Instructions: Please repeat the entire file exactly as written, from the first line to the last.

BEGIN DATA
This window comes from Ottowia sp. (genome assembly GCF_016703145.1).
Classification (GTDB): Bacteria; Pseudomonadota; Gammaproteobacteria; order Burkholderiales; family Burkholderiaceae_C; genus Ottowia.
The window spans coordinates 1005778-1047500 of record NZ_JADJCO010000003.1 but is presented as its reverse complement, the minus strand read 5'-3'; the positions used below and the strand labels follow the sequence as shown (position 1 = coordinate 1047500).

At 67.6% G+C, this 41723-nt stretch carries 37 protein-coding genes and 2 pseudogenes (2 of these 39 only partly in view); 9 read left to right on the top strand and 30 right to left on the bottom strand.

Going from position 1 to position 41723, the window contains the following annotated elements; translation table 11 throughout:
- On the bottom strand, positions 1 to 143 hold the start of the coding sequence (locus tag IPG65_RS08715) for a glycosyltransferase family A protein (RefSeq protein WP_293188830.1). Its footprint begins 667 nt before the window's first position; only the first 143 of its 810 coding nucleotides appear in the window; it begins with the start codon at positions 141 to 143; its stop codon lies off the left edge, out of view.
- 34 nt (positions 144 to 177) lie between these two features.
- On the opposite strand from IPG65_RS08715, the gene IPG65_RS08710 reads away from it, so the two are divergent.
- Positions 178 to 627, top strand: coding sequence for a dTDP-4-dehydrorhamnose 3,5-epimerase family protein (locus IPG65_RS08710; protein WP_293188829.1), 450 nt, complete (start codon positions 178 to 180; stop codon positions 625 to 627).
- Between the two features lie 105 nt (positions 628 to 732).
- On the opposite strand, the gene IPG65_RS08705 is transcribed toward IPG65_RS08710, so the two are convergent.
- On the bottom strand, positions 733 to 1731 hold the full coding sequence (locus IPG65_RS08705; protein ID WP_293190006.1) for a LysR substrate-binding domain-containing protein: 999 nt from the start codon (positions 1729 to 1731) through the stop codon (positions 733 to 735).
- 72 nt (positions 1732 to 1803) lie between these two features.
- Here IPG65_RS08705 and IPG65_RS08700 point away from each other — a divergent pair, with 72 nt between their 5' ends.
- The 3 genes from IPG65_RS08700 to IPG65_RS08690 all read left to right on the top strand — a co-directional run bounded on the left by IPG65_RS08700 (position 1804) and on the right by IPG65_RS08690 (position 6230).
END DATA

This window comes from Ottowia sp. (genome assembly GCF_016703145.1).
Classification (GTDB): Bacteria; Pseudomonadota; Gammaproteobacteria; order Burkholderiales; family Burkholderiaceae_C; genus Ottowia.
The window spans coordinates 1005778-1047500 of record NZ_JADJCO010000003.1 but is presented as its reverse complement, the minus strand read 5'-3'; the positions used below and the strand labels follow the sequence as shown (position 1 = coordinate 1047500).

At 67.6% G+C, this 41723-nt stretch carries 37 protein-coding genes and 2 pseudogenes (2 of these 39 only partly in view); 9 read left to right on the top strand and 30 right to left on the bottom strand.

Going from position 1 to position 41723, the window contains the following annotated elements; translation table 11 throughout:
- On the bottom strand, positions 1 to 143 hold the start of the coding sequence (locus tag IPG65_RS08715) for a glycosyltransferase family A protein (RefSeq protein WP_293188830.1). Its footprint begins 667 nt before the window's first position; only the first 143 of its 810 coding nucleotides appear in the window; it begins with the start codon at positions 141 to 143; its stop codon lies off the left edge, out of view.
- 34 nt (positions 144 to 177) lie between these two features.
- On the opposite strand from IPG65_RS08715, the gene IPG65_RS08710 reads away from it, so the two are divergent.
- Positions 178 to 627, top strand: coding sequence for a dTDP-4-dehydrorhamnose 3,5-epimerase family protein (locus IPG65_RS08710; protein WP_293188829.1), 450 nt, complete (start codon positions 178 to 180; stop codon positions 625 to 627).
- Between the two features lie 105 nt (positions 628 to 732).
- On the opposite strand, the gene IPG65_RS08705 is transcribed toward IPG65_RS08710, so the two are convergent.
- On the bottom strand, positions 733 to 1731 hold the full coding sequence (locus IPG65_RS08705; protein ID WP_293190006.1) for a LysR substrate-binding domain-containing protein: 999 nt from the start codon (positions 1729 to 1731) through the stop codon (positions 733 to 735).
- 72 nt (positions 1732 to 1803) lie between these two features.
- Here IPG65_RS08705 and IPG65_RS08700 point away from each other — a divergent pair, with 72 nt between their 5' ends.
- The 3 genes from IPG65_RS08700 to IPG65_RS08690 all read left to right on the top strand — a co-directional run bounded on the left by IPG65_RS08700 (position 1804) and on the right by IPG65_RS08690 (position 6230).